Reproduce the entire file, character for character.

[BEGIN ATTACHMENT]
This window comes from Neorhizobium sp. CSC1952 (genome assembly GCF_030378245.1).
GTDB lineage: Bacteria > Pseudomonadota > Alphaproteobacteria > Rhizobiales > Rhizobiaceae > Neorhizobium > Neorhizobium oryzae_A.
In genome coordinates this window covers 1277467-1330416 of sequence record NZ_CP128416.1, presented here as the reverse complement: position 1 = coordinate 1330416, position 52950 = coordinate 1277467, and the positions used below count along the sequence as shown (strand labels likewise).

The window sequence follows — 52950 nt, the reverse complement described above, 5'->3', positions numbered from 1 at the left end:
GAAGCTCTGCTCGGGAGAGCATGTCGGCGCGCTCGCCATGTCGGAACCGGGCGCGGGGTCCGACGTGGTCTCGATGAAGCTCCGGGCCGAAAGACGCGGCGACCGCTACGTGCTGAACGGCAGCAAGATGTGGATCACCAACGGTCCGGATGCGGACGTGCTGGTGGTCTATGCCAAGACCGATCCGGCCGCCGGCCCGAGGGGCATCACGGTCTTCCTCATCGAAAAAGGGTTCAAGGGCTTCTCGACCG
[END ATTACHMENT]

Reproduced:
This window comes from Neorhizobium sp. CSC1952 (genome assembly GCF_030378245.1).
GTDB lineage: Bacteria > Pseudomonadota > Alphaproteobacteria > Rhizobiales > Rhizobiaceae > Neorhizobium > Neorhizobium oryzae_A.
In genome coordinates this window covers 1277467-1330416 of sequence record NZ_CP128416.1, presented here as the reverse complement: position 1 = coordinate 1330416, position 52950 = coordinate 1277467, and the positions used below count along the sequence as shown (strand labels likewise).

The window sequence follows — 52950 nt, the reverse complement described above, 5'->3', positions numbered from 1 at the left end:
GAAGCTCTGCTCGGGAGAGCATGTCGGCGCGCTCGCCATGTCGGAACCGGGCGCGGGGTCCGACGTGGTCTCGATGAAGCTCCGGGCCGAAAGACGCGGCGACCGCTACGTGCTGAACGGCAGCAAGATGTGGATCACCAACGGTCCGGATGCGGACGTGCTGGTGGTCTATGCCAAGACCGATCCGGCCGCCGGCCCGAGGGGCATCACGGTCTTCCTCATCGAAAAAGGGTTCAAGGGCTTCTCGACCG